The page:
THE Ministry of Mines and Mineral Development has launched investigations into the illegal acquisition of mining licences by some business entities on the Copperbelt.
Mines and Mineral Development Permanent Secretary Paul Chanda said yesterday an inquiry would also be undertaken into the existence of ‘illegal’ mineral smelters in the mining region and surrounding areas.
“Definitely we’ll move in to do some verification in respect to the illegal smelting and other mining activities on the Copperbelt and all illegitimate premises will be shut down without hesitation,” Mr Chanda warned.
He was reacting to recent incidents of violence involving groups known as ‘Jerabos’, mostly unemployed young men who have invaded mining companies like Konkola Copper Mines (KCM) for copper materials that they sell to makeshift smelting operators located in townships.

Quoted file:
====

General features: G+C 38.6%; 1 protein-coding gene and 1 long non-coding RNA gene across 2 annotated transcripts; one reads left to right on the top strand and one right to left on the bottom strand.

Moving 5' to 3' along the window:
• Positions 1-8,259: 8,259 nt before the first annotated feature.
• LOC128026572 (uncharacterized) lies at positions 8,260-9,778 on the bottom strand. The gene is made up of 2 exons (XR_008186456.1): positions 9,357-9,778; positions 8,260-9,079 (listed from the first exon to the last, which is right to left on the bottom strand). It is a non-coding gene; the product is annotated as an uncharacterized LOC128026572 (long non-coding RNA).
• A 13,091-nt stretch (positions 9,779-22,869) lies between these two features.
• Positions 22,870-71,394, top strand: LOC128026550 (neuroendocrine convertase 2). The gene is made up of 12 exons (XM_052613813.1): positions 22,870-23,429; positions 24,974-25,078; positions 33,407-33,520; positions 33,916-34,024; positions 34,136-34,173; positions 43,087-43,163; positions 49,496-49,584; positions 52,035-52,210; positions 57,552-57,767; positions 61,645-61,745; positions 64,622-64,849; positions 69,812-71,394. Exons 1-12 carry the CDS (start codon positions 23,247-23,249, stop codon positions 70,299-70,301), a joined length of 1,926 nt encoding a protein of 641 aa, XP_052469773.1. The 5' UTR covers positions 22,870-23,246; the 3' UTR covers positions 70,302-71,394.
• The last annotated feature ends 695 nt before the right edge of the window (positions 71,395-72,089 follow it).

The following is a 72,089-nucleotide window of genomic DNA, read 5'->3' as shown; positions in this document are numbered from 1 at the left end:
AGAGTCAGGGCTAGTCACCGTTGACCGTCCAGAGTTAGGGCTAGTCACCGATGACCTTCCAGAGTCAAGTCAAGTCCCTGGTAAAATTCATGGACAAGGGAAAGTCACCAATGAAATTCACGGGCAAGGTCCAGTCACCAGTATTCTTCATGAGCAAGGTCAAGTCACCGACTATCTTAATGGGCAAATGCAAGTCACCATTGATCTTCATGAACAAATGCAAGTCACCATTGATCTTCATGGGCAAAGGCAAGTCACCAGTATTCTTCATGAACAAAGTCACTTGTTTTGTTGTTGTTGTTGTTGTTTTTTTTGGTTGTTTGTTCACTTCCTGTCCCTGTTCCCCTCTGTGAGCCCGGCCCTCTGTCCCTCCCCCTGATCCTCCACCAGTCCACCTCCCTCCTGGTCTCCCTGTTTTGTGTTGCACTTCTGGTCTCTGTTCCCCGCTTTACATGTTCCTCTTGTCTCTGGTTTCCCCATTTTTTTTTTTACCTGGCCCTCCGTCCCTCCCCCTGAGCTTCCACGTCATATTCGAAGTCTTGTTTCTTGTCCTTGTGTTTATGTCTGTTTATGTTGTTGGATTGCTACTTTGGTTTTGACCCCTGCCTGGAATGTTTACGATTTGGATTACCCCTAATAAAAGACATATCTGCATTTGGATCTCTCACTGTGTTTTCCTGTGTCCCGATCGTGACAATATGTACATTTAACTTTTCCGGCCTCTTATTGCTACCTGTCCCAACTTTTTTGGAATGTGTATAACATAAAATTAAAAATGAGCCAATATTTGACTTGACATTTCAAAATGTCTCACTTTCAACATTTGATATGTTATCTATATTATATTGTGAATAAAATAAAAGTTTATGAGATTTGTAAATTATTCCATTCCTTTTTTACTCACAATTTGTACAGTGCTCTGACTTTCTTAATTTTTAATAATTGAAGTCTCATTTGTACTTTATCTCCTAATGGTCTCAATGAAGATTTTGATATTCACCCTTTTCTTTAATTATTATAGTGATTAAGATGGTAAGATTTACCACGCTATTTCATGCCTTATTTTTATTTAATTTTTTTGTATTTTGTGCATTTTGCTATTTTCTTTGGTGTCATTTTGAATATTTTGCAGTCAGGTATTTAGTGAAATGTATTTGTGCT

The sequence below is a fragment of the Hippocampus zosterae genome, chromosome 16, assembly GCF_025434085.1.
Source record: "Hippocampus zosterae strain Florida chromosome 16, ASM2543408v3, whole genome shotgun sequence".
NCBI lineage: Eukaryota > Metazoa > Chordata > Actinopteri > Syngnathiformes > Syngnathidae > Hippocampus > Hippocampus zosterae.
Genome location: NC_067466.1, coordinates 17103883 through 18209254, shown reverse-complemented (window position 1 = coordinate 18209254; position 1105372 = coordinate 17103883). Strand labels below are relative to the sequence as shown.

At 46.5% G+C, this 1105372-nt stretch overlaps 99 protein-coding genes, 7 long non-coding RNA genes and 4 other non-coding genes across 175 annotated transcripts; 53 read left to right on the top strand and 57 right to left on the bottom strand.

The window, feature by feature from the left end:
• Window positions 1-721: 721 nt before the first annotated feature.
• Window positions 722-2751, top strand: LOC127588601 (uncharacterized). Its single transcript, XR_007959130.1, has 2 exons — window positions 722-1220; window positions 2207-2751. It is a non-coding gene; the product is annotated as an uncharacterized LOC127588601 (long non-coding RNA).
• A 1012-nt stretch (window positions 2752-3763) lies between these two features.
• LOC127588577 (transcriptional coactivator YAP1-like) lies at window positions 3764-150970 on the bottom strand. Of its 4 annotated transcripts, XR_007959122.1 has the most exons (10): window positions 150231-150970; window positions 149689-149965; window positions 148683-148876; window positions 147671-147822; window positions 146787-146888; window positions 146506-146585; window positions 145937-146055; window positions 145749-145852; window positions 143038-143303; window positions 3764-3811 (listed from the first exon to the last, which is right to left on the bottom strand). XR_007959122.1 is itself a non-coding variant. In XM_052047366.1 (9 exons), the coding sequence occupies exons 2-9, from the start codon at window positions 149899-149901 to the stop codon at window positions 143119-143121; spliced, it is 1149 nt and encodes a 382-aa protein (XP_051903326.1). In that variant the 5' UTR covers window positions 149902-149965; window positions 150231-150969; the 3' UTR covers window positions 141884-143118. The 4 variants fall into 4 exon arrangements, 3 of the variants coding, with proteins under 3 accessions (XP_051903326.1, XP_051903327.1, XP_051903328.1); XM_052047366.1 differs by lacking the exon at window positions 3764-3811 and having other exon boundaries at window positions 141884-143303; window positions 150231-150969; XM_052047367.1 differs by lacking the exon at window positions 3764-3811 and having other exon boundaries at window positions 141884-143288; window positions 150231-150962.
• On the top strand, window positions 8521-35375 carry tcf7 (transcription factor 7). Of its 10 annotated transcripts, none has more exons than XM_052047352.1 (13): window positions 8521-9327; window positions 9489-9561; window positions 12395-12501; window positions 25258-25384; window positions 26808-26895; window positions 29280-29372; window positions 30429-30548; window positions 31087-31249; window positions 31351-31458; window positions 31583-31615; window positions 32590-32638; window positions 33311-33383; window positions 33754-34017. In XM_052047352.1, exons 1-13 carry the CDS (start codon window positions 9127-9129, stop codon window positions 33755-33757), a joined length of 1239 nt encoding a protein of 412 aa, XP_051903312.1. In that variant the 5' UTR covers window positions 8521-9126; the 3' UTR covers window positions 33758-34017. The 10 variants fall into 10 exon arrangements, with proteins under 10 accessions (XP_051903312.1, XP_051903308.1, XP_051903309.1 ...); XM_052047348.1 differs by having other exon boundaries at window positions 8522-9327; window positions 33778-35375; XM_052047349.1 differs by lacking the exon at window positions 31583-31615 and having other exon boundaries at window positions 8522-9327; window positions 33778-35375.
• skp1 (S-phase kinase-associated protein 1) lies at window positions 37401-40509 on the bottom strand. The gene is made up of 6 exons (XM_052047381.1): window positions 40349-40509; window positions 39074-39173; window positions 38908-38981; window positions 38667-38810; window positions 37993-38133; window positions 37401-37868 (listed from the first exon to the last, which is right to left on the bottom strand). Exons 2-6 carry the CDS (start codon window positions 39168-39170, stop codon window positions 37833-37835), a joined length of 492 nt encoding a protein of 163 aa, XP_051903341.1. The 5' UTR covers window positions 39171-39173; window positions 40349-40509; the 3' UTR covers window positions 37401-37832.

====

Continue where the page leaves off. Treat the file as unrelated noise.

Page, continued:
These are said to be business entities in possession of government-approved mining licences despite not owning quarrying businesses.
Two jerabos have been killed in the last week in confrontations with police assigned to protect the assets of KCM in Chingola, the latest death happening two days ago when a band said to number around 50, some armed with machetes was confronted by armed police inside the Nchanga Mine premises